Drug interactions and metabolism of cyclosporin A and steroids by human liver microsomes in vitro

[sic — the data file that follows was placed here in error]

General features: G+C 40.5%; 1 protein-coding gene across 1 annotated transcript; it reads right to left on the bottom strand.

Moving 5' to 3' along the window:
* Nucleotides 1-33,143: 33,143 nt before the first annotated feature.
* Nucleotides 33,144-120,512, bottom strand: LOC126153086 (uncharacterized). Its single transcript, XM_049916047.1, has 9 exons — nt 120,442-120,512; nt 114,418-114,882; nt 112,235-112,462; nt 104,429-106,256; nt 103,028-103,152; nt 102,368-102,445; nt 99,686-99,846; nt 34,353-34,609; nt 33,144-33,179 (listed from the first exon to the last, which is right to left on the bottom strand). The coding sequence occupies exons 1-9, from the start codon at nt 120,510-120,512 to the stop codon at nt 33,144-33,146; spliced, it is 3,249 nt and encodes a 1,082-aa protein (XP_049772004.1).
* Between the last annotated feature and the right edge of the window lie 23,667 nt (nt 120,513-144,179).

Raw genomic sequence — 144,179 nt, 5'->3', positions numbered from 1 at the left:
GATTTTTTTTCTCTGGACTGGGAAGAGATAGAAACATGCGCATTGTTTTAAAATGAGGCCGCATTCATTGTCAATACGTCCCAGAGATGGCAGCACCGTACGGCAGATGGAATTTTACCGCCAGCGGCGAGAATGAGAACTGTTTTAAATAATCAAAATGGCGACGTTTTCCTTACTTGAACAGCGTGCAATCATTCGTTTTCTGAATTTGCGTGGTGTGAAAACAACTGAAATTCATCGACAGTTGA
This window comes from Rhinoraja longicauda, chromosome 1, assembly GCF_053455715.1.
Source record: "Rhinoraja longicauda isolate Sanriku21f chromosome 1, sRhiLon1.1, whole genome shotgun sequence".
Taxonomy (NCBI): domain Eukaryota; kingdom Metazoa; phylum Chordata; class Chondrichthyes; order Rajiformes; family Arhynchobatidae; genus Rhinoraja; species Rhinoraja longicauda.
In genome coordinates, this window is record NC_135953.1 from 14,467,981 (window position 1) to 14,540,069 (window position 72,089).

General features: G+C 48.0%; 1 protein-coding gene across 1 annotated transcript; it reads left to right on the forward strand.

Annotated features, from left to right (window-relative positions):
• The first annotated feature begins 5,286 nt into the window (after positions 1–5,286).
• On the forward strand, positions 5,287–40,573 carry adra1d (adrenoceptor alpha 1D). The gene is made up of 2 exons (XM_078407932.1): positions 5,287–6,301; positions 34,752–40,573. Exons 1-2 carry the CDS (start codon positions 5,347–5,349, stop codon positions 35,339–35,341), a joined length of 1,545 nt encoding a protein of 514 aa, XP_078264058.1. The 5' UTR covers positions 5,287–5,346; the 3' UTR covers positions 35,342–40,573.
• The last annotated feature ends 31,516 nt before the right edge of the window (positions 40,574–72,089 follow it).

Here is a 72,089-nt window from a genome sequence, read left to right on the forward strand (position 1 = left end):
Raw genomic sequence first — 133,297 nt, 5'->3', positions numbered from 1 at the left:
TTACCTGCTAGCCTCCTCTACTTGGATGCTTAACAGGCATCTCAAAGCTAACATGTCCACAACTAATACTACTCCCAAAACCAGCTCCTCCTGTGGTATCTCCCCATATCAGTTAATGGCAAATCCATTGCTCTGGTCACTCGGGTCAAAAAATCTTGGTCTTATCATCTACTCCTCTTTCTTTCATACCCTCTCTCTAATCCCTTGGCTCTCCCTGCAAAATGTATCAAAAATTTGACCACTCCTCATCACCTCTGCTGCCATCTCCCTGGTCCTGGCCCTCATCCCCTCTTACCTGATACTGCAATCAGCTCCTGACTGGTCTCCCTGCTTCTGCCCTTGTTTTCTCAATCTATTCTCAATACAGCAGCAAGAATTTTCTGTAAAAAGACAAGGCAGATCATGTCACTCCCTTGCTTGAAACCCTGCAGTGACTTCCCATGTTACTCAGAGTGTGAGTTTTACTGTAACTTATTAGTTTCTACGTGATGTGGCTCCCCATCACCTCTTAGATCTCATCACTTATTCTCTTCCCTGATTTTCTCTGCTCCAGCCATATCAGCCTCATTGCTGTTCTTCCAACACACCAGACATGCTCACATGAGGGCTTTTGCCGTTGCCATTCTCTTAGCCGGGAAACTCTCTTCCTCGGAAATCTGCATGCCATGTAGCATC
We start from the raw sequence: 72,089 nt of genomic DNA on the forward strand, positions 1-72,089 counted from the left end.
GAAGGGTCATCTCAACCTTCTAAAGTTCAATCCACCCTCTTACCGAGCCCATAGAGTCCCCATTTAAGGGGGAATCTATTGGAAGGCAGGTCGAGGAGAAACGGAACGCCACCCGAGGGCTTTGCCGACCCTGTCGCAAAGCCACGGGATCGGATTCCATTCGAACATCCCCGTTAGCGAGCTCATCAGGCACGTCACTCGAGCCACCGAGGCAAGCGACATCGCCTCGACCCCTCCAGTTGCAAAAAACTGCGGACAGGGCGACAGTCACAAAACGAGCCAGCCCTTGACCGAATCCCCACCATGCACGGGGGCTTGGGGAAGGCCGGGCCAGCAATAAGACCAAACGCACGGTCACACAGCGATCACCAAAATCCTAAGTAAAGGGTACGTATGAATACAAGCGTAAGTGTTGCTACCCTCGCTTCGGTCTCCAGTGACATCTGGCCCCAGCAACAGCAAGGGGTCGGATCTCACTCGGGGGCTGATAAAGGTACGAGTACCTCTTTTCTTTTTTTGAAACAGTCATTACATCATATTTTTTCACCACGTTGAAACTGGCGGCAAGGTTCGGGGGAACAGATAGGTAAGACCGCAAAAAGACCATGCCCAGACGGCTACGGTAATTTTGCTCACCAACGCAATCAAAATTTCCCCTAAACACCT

1) The purpose of this work is to study the enzymology of cyclosporin A (CsA) metabolism by human liver in vitro , in particular investigating the basis for interindividual variations and drug interactions involving CsA metabolism, and to apply this knowledge to the development of a non-invasive test for predicting an individual's ability to metabolise CsA in vivo . The ultimate aim is to help to improve CsA therapy by understanding the factors which determine its metabolism in patients. 2) Human liver microsomes metabolised cyclosporin A (Km 25M) to eight identifiable metabolites, which were detected following incubation with [3H]-CsA in the presence of NADPH and aerobic O2. An interindividual variation in the generation of CsA metabolites was also observed. In addition, the formation rates of primary and secondary CsA metabolites were induced to different extents by 2 and 4 fold respectively, in liver microsomes prepared from patients treated with anticonvulsant treatment. Metabolite M1 formation was also induced by anticonvulsant treatment. 3) A significant correlation was observed between the total rate of CsA metabolism and cytochrome P-450IIIA concentration as measured by Western blot analysis, in 9 human liver microsomal preparations; 6 were obtained from untreated individuals and 3 from anticonvulsant-treated patients. This correlation was also present when the primary and the secondary metabolite profiles were considered separately. The kinetics of CsA metabolism by human liver microsomes demonstrated different Km and Vmax values for the formation rates of primary and secondary CsA metabolites. This suggests the possible involvement of two enzymes within the P-450IIIA family, responsible for the formation of primary and secondary metabolites, respectively. 4) Anti P-450IIIA antibodies inhibited the total rate of CsA metabolism in microsomal preparations from anticonvulsant-treated patients but to a lesser extent than those from untreated individuals. This suggests an involvement of other form(s) of P-450in CsA metabolism, responsible for between 20-30&'37 of CsA metabolic activity in human liver microsomes. However, these are unlikely to be P-450IIB1, P-450IA1 or P-450IIC, as none of the antibodies raised against these P450s significantly inhibited the metabolism of CsA. 5) From induction, inhibition and correlation studies, cytochrome P-450IIIA has been confirmed as being responsible for the major part of CsA metabolism in human and rat liver microsomes.